I received several scholarships for excellence in philosophy and religious studies, and graduated with departmental honors in religious studies in the fall of 2016. But the highlight of my experience in the department was my study abroad experience in Nepal.

Through Dr. Manuel Lopez, I found an opportunity to study Tibetan Buddhism in Nepal, at Rangjung Yeshe Institute. RYI is situated within Seto Gumba (the White Monastery) in Boudha, Kathmandu, Nepal. There are many Tibetan refugees within that area of Kathmandu, and I learned about meditation from actual Tibetan teachers. I also studied Buddhist philosophy from Western scholars and lived in a homestay with a Tibetan man. While I was there, I explored many sites that were important to both Hindus and Buddhists, such as Swayambhunath (the monkey temple) and the cremation ground at Pashupatinath Temple. The highlight of my time in Nepal was a 10-day meditation retreat at a monastery in the hills of Pharping. We spent six hours a day practicing meditation with a lama (a Tibetan teacher who’s said to be the reincarnation of a previous teacher), while remaining silent and using no technology. It really gave me a sense of how much dedication controlling the mind can require, and it was also was wonderful being detached from the world for over a week.

Was there anyone who really made an impression on you, faculty or otherwise?

My adviser, professor emeritus of religious studies Dr. Scott Lowe, was very knowledgeable on a variety of religions, and his way of thinking has been influential on my own. His class on Eastern religion in America helped solidify my focus on Eastern religion, and helped me realize I belong in the department.

Tell us about your upcoming studies in China.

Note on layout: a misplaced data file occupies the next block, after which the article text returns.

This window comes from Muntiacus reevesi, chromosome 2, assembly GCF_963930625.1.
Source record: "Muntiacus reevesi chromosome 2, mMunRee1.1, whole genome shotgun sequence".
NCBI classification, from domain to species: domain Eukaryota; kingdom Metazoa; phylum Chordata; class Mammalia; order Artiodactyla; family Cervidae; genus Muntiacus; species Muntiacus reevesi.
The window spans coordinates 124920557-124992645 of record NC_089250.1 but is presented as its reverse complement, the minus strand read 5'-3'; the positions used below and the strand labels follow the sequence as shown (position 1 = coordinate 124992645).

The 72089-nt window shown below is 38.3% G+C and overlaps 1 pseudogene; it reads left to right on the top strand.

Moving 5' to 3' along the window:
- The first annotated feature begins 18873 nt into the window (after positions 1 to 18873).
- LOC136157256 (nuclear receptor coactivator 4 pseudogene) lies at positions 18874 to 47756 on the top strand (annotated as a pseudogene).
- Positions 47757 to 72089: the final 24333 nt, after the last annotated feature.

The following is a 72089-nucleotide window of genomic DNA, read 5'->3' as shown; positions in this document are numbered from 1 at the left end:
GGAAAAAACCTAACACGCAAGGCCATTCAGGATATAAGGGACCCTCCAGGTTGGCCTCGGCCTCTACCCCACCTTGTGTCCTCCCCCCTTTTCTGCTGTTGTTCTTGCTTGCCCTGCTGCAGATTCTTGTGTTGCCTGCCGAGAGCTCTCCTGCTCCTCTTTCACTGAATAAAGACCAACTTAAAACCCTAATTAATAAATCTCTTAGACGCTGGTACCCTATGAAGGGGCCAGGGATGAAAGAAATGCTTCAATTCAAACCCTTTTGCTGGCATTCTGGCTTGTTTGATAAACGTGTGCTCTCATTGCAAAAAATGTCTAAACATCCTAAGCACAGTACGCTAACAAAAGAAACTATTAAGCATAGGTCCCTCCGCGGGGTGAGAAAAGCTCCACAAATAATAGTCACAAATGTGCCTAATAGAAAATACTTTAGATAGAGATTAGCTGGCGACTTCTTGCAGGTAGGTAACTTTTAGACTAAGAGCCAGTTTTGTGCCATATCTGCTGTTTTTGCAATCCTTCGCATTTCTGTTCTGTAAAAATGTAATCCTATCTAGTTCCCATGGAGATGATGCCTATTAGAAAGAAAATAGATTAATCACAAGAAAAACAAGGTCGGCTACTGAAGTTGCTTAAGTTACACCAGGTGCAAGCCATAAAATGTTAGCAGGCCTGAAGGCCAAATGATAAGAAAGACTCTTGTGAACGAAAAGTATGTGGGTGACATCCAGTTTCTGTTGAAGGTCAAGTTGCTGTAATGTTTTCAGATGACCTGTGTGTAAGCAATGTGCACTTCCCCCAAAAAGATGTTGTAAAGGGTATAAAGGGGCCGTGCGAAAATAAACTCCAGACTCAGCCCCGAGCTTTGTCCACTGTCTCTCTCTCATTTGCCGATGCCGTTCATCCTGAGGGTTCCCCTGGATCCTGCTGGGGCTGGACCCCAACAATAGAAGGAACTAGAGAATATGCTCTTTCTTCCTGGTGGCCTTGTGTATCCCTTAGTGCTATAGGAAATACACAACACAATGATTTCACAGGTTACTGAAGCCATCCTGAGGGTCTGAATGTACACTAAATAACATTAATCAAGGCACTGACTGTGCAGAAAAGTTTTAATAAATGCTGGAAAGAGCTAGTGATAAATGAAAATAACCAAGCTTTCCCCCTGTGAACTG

I will first be going to Bejing in April to learn Mandarin Chinese. I hope to do plenty of exploring. Then, in fall 2017 I will attend East China Normal University in Shanghai to study Chinese philosophy, an opportunity I found out about from Dr. Sean McAleer, professor and chair of the philosophy and religious studies department. My research will focus on Mengzi and Xunzi’s debate on whether human nature is good or evil. I also plan to supplement my studies with continental philosophy. My goal is to go on to a Ph.D. program somewhere in the West; ultimately, I would love to become a college professor. If that doesn’t work out, I plan to use my knowledge of Chinese to find a job opportunity of some sort. I just really love the idea of teaching and researching simultaneously.

Thoughts about UW-Eau Claire?

I plan on seeing hundreds of cities in my lifetime, but none will have quite the impact on my heart that Eau Claire did. I found that the faculty here truly care about the students. The university has a number of resources, and opportunities, which everyone should look deeply into. I personally feel that this place helped me to get out of my comfort zone, as well as increase my confidence in myself. I would recommend to incoming students that they find what they love, and then major in it or find a way to incorporate it into your studies. I also recommend studying abroad — it will greatly expand your horizon wherever you go.